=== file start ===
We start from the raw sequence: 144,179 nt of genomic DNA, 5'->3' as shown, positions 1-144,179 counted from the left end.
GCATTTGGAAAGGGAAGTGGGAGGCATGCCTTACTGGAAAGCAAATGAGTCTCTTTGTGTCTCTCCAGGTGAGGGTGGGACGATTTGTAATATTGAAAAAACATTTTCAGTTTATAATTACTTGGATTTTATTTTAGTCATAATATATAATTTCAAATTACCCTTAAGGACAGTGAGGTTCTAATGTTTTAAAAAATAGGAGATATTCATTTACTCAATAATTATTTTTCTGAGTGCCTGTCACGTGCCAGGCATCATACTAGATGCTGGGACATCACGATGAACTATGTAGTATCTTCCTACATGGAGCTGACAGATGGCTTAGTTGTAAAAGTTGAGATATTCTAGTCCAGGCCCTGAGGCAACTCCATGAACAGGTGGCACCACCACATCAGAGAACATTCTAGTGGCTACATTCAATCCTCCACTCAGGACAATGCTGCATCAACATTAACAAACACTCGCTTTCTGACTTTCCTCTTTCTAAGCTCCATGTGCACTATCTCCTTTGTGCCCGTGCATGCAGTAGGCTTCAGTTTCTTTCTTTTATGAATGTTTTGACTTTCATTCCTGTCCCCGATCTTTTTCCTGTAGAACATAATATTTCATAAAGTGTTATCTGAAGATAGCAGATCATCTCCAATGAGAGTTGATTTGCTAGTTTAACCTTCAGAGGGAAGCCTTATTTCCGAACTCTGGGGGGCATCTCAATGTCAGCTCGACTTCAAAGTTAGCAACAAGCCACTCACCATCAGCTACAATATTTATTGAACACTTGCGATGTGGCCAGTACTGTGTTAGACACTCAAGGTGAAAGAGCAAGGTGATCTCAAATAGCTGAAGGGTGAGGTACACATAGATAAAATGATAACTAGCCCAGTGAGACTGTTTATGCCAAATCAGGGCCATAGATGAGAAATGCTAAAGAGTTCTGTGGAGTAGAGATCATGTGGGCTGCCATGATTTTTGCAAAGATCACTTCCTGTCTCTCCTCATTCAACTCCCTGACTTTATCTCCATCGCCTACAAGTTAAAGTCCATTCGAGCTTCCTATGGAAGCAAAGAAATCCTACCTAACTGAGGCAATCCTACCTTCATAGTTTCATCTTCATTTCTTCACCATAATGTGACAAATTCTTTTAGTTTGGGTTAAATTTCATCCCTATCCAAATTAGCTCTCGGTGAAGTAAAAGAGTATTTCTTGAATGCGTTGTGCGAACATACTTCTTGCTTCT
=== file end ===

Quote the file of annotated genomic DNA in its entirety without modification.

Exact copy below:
We start from the raw sequence: 144,179 nt of genomic DNA, 5'->3' as shown, positions 1-144,179 counted from the left end.
GCATTTGGAAAGGGAAGTGGGAGGCATGCCTTACTGGAAAGCAAATGAGTCTCTTTGTGTCTCTCCAGGTGAGGGTGGGACGATTTGTAATATTGAAAAAACATTTTCAGTTTATAATTACTTGGATTTTATTTTAGTCATAATATATAATTTCAAATTACCCTTAAGGACAGTGAGGTTCTAATGTTTTAAAAAATAGGAGATATTCATTTACTCAATAATTATTTTTCTGAGTGCCTGTCACGTGCCAGGCATCATACTAGATGCTGGGACATCACGATGAACTATGTAGTATCTTCCTACATGGAGCTGACAGATGGCTTAGTTGTAAAAGTTGAGATATTCTAGTCCAGGCCCTGAGGCAACTCCATGAACAGGTGGCACCACCACATCAGAGAACATTCTAGTGGCTACATTCAATCCTCCACTCAGGACAATGCTGCATCAACATTAACAAACACTCGCTTTCTGACTTTCCTCTTTCTAAGCTCCATGTGCACTATCTCCTTTGTGCCCGTGCATGCAGTAGGCTTCAGTTTCTTTCTTTTATGAATGTTTTGACTTTCATTCCTGTCCCCGATCTTTTTCCTGTAGAACATAATATTTCATAAAGTGTTATCTGAAGATAGCAGATCATCTCCAATGAGAGTTGATTTGCTAGTTTAACCTTCAGAGGGAAGCCTTATTTCCGAACTCTGGGGGGCATCTCAATGTCAGCTCGACTTCAAAGTTAGCAACAAGCCACTCACCATCAGCTACAATATTTATTGAACACTTGCGATGTGGCCAGTACTGTGTTAGACACTCAAGGTGAAAGAGCAAGGTGATCTCAAATAGCTGAAGGGTGAGGTACACATAGATAAAATGATAACTAGCCCAGTGAGACTGTTTATGCCAAATCAGGGCCATAGATGAGAAATGCTAAAGAGTTCTGTGGAGTAGAGATCATGTGGGCTGCCATGATTTTTGCAAAGATCACTTCCTGTCTCTCCTCATTCAACTCCCTGACTTTATCTCCATCGCCTACAAGTTAAAGTCCATTCGAGCTTCCTATGGAAGCAAAGAAATCCTACCTAACTGAGGCAATCCTACCTTCATAGTTTCATCTTCATTTCTTCACCATAATGTGACAAATTCTTTTAGTTTGGGTTAAATTTCATCCCTATCCAAATTAGCTCTCGGTGAAGTAAAAGAGTATTTCTTGAATGCGTTGTGCGAACATACTTCTTGCTTCT